Of course, these are not the only changes that consumers would like to see. Customers shouldn't be charged separately for voice, data, and SMS when 4G standards clearly dictate the use of IP datagrams for all services. Ideally, a single data plan should encompass voice calling and texting. SMS, by itself, is also a control plane feature using non-access stratum over LTE. A markup fee for such a feature should be eliminated. If a provider such as T-Mobile were to implement these changes, it would completely redefine wireless service offerings.
LTE vs. wireline
As carriers prepare for changes in their business models, there are new opportunities to earn revenue. One such opportunity lies in wireline broadband Internet.
Cable providers dominate the broadband Internet market in the US. DSL is another popular technology provided by cellular service providers such as AT&T and Verizon, but DSL often lags behind cable in terms of speed. Wireless carriers also have difficulty scaling both DSL and LTE networks at the same time.
The current state of access networks is abysmal and it's largely due to the monopoly cable and DSL operators have within their regions. As user data traffic increases at an exponential rate, wireline access technology is barely keeping pace.
Today, peak LTE throughput is comparable to average cable throughput. This doesn't mean consumers can ditch their cable Internet provider—far from it. This merely illustrates the relatively narrow gap between cable and LTE that wireless carriers can exploit. Under DOCSIS 3.0+ (Data Over Cable Service Interface Specification), cable providers can push towards gigabit connectivity, but long market dominance has deincentivized aggressive access network improvements.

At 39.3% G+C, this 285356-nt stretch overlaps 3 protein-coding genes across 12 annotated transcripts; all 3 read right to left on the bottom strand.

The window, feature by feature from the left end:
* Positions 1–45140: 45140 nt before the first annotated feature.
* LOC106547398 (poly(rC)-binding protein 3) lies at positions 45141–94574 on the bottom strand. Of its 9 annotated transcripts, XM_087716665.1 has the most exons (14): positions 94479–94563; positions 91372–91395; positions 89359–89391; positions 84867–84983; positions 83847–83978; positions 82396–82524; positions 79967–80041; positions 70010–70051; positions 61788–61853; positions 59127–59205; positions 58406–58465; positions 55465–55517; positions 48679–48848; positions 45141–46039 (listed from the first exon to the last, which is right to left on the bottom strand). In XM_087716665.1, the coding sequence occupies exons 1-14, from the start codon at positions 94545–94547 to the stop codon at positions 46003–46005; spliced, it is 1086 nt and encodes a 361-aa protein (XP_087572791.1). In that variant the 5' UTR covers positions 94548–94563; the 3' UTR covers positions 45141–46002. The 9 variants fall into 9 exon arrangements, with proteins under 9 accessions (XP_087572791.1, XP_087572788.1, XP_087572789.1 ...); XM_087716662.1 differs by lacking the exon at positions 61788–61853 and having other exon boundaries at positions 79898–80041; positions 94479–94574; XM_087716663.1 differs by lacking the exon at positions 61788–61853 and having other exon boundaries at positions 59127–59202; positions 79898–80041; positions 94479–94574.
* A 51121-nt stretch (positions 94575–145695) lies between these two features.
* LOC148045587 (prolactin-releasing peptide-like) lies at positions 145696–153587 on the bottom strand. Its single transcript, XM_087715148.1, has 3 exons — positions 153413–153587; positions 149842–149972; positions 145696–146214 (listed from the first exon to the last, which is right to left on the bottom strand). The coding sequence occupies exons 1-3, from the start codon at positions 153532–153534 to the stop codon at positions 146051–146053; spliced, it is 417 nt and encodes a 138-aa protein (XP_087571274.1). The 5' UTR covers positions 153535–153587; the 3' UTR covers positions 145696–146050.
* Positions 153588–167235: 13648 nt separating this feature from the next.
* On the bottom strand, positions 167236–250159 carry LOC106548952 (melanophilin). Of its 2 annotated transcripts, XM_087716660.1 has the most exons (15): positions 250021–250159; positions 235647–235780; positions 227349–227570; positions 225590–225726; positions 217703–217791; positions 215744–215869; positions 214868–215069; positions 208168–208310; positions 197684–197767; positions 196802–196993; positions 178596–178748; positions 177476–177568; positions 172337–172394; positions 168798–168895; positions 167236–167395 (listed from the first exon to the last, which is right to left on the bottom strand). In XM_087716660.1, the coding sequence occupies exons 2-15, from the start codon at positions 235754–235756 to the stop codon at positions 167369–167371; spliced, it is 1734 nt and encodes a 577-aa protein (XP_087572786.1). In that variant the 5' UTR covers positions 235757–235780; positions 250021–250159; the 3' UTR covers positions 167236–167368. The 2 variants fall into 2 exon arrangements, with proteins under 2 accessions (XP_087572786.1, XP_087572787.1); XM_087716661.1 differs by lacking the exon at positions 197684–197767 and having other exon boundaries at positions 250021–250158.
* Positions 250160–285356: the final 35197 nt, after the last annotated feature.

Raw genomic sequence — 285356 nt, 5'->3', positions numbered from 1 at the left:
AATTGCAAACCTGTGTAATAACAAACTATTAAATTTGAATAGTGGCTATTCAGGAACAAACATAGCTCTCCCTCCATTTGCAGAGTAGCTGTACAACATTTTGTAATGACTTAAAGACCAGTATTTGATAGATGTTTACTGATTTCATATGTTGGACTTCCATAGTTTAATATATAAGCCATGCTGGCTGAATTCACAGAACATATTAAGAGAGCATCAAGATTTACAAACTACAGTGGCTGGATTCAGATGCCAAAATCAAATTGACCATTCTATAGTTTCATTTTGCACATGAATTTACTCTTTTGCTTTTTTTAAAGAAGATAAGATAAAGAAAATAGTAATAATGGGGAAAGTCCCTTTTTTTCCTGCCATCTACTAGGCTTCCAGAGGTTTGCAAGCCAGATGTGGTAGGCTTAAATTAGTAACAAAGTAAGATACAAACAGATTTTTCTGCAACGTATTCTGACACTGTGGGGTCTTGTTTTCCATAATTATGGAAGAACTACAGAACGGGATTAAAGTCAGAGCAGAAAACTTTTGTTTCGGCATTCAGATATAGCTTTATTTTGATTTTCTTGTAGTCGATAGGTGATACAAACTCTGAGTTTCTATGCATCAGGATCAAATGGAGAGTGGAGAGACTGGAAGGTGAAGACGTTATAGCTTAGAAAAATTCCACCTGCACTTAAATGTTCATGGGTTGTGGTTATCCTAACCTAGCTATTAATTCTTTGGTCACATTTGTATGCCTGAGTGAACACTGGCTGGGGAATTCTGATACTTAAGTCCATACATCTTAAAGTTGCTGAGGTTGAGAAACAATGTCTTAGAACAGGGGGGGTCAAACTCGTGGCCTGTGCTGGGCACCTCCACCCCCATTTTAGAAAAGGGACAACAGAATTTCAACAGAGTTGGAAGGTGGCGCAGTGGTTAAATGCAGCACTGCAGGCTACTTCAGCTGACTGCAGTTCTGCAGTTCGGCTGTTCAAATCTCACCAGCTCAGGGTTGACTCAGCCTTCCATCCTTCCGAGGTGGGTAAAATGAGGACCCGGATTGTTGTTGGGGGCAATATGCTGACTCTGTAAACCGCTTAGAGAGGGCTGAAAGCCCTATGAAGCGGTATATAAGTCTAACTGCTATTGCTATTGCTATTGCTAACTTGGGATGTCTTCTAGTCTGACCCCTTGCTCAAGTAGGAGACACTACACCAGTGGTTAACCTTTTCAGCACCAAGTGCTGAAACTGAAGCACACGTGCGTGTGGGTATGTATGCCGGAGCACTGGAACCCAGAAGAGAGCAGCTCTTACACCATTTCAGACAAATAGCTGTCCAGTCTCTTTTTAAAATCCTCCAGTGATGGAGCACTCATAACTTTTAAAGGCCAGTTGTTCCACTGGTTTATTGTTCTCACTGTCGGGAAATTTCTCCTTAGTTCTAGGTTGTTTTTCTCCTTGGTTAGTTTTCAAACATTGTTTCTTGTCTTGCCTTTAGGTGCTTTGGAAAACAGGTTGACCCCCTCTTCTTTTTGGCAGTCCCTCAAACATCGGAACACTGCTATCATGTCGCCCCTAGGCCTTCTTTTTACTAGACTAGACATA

To compound the problem, CDNs (content distribution networks) such as Google, Microsoft, and Facebook have entered the infrastructure domain by offering or directly funding FTTH/PON (fiber to the home / passive optical network) and HFC (hybrid fiber cable) networks to promote global connectivity. Although their efforts are small scale at the moment, they introduce further fragmentation within the broadband industry.
Wireless carriers have spent the last decade restructuring macrocells to microcells in an effort to manage data capacity. In 2009, femtocells were introduced to reduce network strain by utilizing wireline access networks for data offloading. They were not a commercial success, but femtocells (and picocells) may make a resurgence in the next few years for very different reasons. Wireless providers may bring about the advent of PANs (personal area networks) as they compete against cable ISPs.